A year ago about this time Raymond and I were in Queensborough to see to some business about the purchase of the Manse – we hadn’t yet become the owners – and to do some measuring inside the house. (I guess thinking that our renovation job would start right away after the sale went through. Boy, were we wrong about that.)
Anyway, our visit coincided with the day of the annual community skating party on the millpond in “downtown” Queensborough, so of course we stopped by to take it in, even though neither of us are skaters. As I reported in a post here (very early in the life of this blog), it was a bright sunny day and it was like looking at a painting or a Christmas card, watching the people of all ages skating and chatting and enjoying the hot dogs and hot chocolate.
The skating party was to take place again this coming Sunday, but unfortunately has had to be cancelled because the ice is not thick enough to be safe. Too bad!
But when Raymond reported this news to me – he had seen it on the Facebook page of Jos and Marykay Pronk, who own a home and business in downtown Queensborough and are very active in the community – it got me thinking (what doesn’t?) about the old days in Queensborough.
I would give my eye teeth to be able to lay my hands this evening on one old photo in particular to show you what I mean, but I think the photo is inconveniently located far from Montreal at the Sedgwick farm in Haliburton County. The picture, probably taken in about 1972, shows my brother John (aged 8 or so) and his best friend, Larry Parks – and maybe my youngest brother, Ken, (who would then have been 6) as well; I’m not sure about that. Anyway, the lads are dressed up in their hockey equipment, John wearing a Habs sweater and Larry a Bruins one, and they are ready for action out there on the rink – which was right in the front yard of the Manse.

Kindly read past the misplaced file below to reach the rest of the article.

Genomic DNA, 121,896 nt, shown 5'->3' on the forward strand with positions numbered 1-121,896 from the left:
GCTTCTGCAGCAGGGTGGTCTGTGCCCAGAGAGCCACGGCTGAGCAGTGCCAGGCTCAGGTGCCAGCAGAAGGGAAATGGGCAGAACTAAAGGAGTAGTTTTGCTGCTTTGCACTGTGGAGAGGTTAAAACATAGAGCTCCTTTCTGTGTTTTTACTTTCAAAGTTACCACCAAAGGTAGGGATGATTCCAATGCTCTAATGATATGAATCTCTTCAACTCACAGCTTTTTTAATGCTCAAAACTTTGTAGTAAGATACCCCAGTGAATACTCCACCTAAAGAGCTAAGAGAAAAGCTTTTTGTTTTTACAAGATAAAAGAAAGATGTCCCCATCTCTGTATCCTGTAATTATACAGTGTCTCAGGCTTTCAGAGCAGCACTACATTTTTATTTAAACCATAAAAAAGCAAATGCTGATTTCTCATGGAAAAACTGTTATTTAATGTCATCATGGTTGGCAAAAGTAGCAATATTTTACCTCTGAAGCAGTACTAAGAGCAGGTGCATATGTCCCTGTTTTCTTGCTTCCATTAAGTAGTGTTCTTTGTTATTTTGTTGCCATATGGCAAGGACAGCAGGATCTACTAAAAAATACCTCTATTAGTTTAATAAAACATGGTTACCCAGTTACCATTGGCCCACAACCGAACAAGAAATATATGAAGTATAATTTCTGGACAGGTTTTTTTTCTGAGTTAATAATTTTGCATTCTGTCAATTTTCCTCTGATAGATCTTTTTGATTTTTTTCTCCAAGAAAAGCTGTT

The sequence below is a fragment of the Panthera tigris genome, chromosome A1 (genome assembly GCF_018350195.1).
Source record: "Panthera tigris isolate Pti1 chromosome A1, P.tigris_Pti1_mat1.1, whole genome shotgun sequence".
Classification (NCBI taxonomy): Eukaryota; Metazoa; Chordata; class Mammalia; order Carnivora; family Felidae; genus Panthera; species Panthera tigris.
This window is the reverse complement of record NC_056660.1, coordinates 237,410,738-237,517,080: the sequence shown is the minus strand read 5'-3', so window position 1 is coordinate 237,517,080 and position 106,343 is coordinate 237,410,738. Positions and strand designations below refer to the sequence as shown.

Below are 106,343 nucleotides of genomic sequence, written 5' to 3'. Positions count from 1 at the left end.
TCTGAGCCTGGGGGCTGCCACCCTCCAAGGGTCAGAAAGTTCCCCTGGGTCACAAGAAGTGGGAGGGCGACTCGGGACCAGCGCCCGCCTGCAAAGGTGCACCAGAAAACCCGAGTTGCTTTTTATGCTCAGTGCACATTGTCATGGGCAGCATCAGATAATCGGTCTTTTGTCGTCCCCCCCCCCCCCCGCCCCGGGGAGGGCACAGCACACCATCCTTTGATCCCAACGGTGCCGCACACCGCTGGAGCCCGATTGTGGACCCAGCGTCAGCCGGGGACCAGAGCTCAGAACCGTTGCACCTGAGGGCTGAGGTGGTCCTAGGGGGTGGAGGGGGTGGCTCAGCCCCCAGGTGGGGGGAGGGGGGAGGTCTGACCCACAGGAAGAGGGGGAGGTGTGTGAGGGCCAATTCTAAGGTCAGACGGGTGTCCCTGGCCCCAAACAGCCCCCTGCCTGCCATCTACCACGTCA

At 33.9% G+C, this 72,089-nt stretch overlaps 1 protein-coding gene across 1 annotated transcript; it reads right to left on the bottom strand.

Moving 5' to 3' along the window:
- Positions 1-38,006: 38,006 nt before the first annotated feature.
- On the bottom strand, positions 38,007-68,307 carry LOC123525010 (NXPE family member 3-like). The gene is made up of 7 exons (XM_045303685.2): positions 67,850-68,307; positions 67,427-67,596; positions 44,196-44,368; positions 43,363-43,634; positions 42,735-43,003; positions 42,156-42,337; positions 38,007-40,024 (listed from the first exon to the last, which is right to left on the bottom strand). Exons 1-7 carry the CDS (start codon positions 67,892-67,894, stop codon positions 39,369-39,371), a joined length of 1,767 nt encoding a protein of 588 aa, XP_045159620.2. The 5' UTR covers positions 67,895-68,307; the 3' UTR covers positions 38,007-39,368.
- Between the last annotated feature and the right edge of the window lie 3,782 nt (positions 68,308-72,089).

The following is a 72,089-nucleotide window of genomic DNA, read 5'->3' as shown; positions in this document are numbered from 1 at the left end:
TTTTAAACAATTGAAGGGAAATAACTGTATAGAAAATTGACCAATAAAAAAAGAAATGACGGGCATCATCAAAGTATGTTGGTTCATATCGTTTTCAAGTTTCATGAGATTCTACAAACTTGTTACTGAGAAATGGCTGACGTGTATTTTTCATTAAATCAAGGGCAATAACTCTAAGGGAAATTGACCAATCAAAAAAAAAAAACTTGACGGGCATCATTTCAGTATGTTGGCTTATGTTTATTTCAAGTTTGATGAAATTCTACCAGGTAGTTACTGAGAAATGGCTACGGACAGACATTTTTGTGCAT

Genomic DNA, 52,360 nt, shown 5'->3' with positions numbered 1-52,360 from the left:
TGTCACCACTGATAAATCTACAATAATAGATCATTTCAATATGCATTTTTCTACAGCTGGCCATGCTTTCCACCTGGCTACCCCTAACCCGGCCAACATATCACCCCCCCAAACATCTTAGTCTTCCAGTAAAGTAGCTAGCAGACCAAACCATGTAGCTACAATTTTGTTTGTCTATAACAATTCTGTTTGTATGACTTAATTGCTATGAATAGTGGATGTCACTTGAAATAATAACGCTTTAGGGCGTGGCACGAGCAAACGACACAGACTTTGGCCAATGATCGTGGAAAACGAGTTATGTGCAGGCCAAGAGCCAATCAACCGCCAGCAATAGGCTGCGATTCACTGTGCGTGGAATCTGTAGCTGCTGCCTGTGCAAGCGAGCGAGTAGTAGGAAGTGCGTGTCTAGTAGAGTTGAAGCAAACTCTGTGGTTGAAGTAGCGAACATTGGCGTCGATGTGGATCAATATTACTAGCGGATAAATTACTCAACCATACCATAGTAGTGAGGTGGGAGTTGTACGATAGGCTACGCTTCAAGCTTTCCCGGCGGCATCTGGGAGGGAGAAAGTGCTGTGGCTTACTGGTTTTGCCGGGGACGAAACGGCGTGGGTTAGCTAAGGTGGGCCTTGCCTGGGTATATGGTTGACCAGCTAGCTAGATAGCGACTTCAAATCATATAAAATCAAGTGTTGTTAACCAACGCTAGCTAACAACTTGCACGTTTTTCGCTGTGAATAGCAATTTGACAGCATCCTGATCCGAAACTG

This was of course the era of the great Habs and Bruins teams, and the great rivalry between them. Here are some highly entertaining videos I just found; first, one featuring the greatest Bruin (and quite possibly the greatest hockey player, period) of them all:
And the second featuring the year that a lanky young unknown goaltender for the Habs (who became the idol of my brother John, a minor-hockey goalie) put paid to the Bruins’ hopes:
Anyway, back to shinny in Queensborough. If memory serves we had that makeshift front-yard rink for several winters. There was nothing remotely fancy about it; just a very rough ice surface on which endless games were played and penalty shots taken. I can remember Ken, when he was really little, staying out there on the ice until he was absolutely frozen solid, then appearing at the door of the Manse kitchen, opening it up, and falling face-forward onto the floor, too cold to move and with his skates still attached to his feet. Pretty funny, and pretty cute.
Fortunately for Ken – and anyone else who spent time out there in the cold on the rink – there was always a warm fire burning in our old Findlay wood stove, thanks to my dad. We’d pull off our cold and wet socks and mittens and drape them over some edge or other of the stove or oven door. And watch the snow on them melt and sizzle as we warmed ourselves by the blaze.
Can’t you just smell the wet scorched wool?
An addendum: After reading this post, Pauline Weber, a photographer who lives not far from Queensborough, sent this nice picture to show that the outdoor-hockey tradition lives on:
What a classic Canadian scene. Thanks, Pauline!